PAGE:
This is entirely speculation on my part, but I'm sure you'd agree that cultural mores emerge from objective conditions. The idea of "honor" and "good family name" generally have economic (i.e., material) implications. Even in societies with no monetary system, there are still rules that dictate who has preferential access to resources (a pecking order).
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Old 5th November 2012, 08:50 PM   #15
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I have a simple mind on these things: if you can find out ahead of time, leave the planners of the mutilations/killings visibly dead and terribly mutilated (prior to the deathy thing) with an informal note carved in appropriately on them to explain the why and wherefore and suggest safwer paths to follow. If found out afterwards, a thorough flaying followed by a nice salting or warm alcohol bath (don't want infections) and then really hurt them and leave their bodies displayed for other potential miscreants of their ilk. I believe medical knowledge to be very useful in dealing with these turds.
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Old 5th November 2012, 08:57 PM   #16
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Note to cultural apologists: I have no problem with others following their chosen/familial/geographic culture for THEMSELVES AS AN INDIVIDUAL and with NO application of same to any other persons within or without of family or religious or political circles. I have no problem with their dissolution if they have a problem with my preferred policy.
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Old 5th November 2012, 09:29 PM   #17
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Originally Posted by fuelair View Post
Note to cultural apologists: I have no problem with others following their chosen/familial/geographic culture for THEMSELVES AS AN INDIVIDUAL and with NO application of same to any other persons within or without of family or religious or political circles. I have no problem with their dissolution if they have a problem with my preferred policy.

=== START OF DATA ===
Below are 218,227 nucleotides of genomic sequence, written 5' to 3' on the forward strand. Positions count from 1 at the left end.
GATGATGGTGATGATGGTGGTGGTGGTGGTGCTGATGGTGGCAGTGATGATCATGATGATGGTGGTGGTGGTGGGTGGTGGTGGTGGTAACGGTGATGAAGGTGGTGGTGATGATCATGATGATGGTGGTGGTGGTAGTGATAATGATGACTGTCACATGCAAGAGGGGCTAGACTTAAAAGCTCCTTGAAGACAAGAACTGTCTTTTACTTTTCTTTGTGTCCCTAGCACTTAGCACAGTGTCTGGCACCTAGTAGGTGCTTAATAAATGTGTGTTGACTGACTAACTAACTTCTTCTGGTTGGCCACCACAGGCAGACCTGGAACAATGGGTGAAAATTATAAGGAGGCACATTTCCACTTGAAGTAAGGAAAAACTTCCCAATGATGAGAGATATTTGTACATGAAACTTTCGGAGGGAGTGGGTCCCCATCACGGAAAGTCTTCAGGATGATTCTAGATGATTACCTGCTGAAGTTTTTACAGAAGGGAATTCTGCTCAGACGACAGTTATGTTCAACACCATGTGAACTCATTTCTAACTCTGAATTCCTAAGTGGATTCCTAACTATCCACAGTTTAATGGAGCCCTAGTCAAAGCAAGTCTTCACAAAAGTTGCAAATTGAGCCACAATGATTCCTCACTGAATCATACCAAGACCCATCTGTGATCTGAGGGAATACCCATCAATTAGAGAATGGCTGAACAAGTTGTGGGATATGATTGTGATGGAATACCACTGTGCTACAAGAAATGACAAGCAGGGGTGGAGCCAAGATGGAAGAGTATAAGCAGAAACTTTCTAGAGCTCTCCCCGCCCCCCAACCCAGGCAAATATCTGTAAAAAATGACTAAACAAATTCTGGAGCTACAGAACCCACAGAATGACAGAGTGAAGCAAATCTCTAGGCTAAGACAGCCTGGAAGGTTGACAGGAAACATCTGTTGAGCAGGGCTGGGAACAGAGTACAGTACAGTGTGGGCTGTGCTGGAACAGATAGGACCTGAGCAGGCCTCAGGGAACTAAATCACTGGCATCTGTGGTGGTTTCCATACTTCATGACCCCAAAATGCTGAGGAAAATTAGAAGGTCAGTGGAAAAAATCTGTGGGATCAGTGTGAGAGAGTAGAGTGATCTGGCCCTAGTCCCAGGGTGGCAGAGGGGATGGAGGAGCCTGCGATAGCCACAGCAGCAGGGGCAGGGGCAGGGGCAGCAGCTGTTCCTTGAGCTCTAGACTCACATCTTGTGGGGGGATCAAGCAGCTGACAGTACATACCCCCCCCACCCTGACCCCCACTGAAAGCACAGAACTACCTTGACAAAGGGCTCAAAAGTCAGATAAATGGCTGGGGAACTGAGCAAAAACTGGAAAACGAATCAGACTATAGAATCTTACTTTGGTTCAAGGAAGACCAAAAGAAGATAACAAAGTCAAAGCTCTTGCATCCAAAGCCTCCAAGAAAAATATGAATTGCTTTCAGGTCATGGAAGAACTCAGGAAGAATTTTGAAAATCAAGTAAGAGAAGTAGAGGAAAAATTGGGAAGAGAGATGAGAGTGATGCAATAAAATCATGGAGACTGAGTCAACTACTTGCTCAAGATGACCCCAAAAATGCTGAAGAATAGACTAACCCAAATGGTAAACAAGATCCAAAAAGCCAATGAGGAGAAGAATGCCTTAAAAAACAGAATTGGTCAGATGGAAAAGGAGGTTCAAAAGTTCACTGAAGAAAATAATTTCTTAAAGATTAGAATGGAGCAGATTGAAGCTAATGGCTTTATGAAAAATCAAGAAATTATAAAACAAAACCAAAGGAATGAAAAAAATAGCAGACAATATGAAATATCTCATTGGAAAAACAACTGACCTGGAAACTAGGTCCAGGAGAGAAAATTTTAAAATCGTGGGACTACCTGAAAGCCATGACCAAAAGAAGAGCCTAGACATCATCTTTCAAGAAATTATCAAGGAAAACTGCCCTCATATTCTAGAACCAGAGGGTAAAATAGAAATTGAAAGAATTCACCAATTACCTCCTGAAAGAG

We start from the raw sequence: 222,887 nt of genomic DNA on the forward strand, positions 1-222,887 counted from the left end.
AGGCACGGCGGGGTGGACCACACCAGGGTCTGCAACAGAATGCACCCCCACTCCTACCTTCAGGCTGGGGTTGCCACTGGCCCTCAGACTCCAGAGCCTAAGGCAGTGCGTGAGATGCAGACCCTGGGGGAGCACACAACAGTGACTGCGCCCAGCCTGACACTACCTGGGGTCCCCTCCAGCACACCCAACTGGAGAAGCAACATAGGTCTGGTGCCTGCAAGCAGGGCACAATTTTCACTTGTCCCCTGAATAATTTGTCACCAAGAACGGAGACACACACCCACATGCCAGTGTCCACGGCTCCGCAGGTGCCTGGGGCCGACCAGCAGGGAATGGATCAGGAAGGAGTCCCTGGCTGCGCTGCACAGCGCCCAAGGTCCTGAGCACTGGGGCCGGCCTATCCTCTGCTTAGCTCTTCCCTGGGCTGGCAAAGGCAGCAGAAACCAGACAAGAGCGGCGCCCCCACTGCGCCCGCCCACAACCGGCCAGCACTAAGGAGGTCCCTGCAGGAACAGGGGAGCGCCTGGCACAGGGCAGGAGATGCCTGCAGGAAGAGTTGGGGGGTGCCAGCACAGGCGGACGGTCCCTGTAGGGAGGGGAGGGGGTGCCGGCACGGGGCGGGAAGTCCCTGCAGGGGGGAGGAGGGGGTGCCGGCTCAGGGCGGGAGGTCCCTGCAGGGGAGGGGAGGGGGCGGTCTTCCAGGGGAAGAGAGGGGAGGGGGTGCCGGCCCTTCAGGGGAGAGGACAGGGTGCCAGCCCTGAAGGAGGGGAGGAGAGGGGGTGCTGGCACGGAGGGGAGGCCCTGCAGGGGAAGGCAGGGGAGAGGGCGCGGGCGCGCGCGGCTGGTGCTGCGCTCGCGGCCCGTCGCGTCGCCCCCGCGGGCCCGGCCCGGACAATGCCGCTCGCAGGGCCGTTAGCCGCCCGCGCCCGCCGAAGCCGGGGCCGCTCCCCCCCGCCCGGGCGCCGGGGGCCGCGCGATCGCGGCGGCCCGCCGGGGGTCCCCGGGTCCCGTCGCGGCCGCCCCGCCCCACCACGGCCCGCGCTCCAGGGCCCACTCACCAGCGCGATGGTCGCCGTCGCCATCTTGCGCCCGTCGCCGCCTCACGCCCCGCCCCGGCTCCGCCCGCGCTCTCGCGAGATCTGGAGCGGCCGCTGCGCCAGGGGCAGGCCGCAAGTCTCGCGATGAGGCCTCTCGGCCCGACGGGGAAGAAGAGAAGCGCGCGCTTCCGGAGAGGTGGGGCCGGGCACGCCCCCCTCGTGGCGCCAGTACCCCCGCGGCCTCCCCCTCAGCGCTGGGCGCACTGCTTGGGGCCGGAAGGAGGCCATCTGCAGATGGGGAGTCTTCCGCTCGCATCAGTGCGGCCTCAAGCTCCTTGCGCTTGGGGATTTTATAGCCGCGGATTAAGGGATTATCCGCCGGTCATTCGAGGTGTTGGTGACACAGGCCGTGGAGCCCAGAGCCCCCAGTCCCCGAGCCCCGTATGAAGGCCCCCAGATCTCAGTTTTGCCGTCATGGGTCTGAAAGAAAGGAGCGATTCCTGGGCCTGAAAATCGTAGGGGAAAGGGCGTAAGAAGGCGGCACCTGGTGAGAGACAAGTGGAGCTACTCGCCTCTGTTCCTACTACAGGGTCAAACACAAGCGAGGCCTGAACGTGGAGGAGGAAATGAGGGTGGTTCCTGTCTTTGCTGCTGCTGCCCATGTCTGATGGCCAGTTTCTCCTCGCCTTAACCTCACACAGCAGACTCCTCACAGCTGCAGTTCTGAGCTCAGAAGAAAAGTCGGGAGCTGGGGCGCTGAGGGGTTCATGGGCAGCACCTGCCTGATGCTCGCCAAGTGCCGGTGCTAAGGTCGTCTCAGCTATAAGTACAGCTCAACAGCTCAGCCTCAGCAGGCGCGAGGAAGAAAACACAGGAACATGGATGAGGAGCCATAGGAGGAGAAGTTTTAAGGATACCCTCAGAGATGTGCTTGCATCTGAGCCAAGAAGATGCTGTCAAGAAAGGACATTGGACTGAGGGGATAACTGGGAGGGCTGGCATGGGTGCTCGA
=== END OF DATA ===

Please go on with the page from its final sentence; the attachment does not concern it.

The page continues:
Don't conflate "explanation" or an effort to understand with "approval" or "apologetics".
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Old 5th November 2012, 09:37 PM   #18
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Originally Posted by joesixpack View Post
Don't conflate "explanation" or an effort to understand with "approval" or "apologetics".
Trying to recast familicide as some kind of objective result of socioeconomic factors instead of taking the stated justification for the acts by the murderers at face value does sound an awful lot like apologetics, actually.
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Old 5th November 2012, 09:55 PM   #19
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Originally Posted by Beelzebuddy View Post
Trying to recast familicide as some kind of objective result of socioeconomic factors instead of taking the stated justification for the acts by the murderers at face value does sound an awful lot like apologetics, actually.
I think you should learn the difference between acknowledging the materialist origins of human behavior and idealist moralizing.

Seriously. Simply because you can't separate your emotional response from rational thought doesn't mean that those of us who wish to achieve a deeper understanding of behavior approve of murder. I'm certain it feels great to be righteously indignant at the murder of a teen aged girl, but your indignation serves no other purpose than to stoke your own sense of moral superiority.

Furthermore, I don't think you actually know what the hell apologetics means. I see you and others bandy that word about as if it's equivalent to "approves of Muslim Terrorism". "Explanation" does not equal "justification", "analysis" does not equal "approval".